Wright’s New Perspective Approach
 Thus going against Arminius’ exposition.
Abasciano, Brian J. (2006) “Corporate Election in Romans 9: A Reply to Thomas Schreiner”. Journal of the Evangelical Theological Society, 4.2 : 351-71
Arminius, J. (1853). The Works of Arminius, Volume 3 (J. Nichols & W. R. Bagnall, Trans.) Auburn; Buffalo: Derby, and Miller; Derby, Orton and Mulligan.
Olson, R. E. (2011). Against Calvinism. Grand Rapids, MI: Zondervan
Schreiner, Thomas R. (1993) “Does Romans 9 Teach Individual Election Unto Salvation? Some Exegetical And Theological Reflections.” Journal of the Evangelical Theological Society, 36.1: 25-40
9 thoughts on “Wesleyan-Arminianism Approach to Romans 9:14-25”
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@ MM, I can’t access your link because it requires my personal info and I won’t do that. Wish I could have read your treatise 😦
Do I understand you correctly MM, you are attributing your human nature as the means of appropriating the gift. If so, How did you? 🙂
I am wondering about this whole language of personhood (hypostasis) being reduced to “individuals” (i.e. countable units in a group). I think the Church, classically, has a much fuller definition of persons and how each of us has a will grounded in our human nature and not in persons. I think the Romans passage in question speaks of humanity nature’s salvation as a group, leaving up to each individual person their mode of appropriation of that once for all gift.
Since Christ assumed all of human nature, how can we say he only saved part of it?
More about what I think about Calvinist soteriology at a paper I wrote:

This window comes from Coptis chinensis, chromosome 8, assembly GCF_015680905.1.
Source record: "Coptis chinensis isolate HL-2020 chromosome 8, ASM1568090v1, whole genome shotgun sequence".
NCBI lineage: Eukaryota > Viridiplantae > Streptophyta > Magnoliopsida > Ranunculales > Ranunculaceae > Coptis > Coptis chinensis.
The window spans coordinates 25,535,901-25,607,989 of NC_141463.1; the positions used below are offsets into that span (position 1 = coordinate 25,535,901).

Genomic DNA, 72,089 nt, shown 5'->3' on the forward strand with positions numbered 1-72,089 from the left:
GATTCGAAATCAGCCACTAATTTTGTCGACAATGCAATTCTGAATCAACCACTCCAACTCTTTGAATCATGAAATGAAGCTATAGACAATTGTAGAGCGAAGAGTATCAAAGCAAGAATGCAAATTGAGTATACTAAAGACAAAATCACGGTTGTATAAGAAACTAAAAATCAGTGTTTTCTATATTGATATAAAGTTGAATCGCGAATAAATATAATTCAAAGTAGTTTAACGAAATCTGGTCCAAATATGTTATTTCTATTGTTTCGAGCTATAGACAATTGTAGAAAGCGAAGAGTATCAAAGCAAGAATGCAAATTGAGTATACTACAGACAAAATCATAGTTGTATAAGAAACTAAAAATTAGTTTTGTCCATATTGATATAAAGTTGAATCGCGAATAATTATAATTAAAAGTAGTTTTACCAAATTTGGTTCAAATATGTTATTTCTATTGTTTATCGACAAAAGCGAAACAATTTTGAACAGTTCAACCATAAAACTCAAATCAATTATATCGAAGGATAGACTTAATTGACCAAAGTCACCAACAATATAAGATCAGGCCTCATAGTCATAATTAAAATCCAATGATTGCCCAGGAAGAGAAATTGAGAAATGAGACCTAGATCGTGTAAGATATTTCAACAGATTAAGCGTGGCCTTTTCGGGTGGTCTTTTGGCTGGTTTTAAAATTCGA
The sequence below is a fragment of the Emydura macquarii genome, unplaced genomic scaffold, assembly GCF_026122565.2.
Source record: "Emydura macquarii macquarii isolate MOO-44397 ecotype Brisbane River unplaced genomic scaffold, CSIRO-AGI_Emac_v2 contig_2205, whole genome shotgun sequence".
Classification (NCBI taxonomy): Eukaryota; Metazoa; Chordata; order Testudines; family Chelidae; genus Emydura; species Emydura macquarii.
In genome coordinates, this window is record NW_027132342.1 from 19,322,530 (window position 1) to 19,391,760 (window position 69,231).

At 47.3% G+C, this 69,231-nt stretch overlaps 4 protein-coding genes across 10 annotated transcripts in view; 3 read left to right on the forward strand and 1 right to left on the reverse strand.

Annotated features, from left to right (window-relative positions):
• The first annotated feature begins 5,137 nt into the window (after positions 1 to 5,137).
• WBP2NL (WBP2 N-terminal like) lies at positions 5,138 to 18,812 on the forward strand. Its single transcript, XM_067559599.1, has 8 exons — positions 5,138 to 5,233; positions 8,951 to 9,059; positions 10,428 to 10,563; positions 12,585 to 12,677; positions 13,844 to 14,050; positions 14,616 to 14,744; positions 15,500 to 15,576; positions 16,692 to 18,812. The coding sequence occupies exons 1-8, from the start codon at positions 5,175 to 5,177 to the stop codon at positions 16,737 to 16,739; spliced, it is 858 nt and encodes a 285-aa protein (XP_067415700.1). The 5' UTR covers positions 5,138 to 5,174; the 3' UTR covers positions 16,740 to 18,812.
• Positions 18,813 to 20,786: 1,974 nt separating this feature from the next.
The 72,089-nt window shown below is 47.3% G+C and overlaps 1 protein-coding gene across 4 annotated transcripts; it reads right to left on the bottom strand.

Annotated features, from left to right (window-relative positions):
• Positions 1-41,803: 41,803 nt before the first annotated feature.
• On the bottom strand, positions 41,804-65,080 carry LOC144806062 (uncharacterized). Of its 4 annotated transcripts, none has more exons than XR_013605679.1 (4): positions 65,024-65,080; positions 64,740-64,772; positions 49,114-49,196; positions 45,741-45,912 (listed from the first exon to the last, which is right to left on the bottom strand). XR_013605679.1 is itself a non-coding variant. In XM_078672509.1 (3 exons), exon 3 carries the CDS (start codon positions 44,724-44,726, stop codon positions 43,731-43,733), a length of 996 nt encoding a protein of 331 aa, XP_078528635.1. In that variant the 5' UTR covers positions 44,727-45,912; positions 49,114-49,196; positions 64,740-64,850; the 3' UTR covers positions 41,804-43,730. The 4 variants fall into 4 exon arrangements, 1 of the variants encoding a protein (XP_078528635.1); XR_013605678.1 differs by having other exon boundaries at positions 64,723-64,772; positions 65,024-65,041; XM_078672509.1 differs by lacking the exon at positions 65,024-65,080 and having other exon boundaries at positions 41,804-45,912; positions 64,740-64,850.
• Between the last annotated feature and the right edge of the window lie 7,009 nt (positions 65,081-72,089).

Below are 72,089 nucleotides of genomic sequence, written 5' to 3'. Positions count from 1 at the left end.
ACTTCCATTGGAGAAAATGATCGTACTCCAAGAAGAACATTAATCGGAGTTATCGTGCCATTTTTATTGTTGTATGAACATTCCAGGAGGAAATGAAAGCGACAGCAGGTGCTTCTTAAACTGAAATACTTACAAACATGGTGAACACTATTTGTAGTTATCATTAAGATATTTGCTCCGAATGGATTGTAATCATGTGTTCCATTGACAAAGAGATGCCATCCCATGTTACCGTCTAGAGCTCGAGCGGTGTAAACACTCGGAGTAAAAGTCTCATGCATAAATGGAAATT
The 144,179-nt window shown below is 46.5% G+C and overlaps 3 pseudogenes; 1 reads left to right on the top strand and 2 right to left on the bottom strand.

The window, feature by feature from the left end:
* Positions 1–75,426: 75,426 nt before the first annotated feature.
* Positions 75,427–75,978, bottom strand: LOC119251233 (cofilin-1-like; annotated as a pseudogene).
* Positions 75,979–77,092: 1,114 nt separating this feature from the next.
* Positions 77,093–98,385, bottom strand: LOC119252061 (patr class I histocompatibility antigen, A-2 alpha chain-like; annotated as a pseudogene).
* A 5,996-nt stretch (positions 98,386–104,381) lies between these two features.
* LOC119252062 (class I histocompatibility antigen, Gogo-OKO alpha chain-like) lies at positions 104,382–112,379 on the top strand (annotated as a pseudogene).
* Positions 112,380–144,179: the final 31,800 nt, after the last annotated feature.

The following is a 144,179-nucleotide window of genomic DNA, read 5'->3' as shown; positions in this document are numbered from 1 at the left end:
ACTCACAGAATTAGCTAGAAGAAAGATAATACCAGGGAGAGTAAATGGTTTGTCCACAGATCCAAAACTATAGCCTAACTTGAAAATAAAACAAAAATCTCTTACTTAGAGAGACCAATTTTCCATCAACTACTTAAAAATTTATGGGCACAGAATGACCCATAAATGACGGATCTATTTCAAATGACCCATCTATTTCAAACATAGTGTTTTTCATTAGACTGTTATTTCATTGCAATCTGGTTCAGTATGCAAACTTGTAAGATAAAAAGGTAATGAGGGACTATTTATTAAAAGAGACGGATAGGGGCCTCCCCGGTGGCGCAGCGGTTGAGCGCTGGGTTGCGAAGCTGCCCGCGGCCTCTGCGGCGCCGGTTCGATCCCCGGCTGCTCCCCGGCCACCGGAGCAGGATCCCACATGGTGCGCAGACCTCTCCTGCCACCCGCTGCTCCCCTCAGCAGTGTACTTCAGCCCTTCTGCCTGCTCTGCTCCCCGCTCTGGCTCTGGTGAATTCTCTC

I’m with you Larry. A nation cannot be one without an aggregation of persons. Without the individuals it would become borderless land barren from ideology or cause to propogate anything other than a nation.
To be fair and with further musing, could a nation, in the mind of God, be a nation without people. God exists outside of time. While we, as individuals, flicker into and out of existence, would a nation remain so from eternity past and future? In other words, when God decreed from eternty past that the nation of israel would be a nation, would His decree have constituted the nation in eternity past?
Hope I’m making sense of this question.
Well it started out as Pangea, continents drifted over time, and humans invented the ideas of nations to divide up the Earth as it naturally came to form. So God didn’t have anything to do with it.
I’m confused by the logic they present. A group cannot be anything other than a number of individuals…so if you’re saving a group, you’re saving individuals. If a group is making decisions, individuals are making decisions…this is obvious. So what are they trying to say?
Btw Prayson, a big congratulations for being the 2nd highest commenter on Grome Soapbox in 2012 this year! 🙂 Your target for 2013 is to be number 1.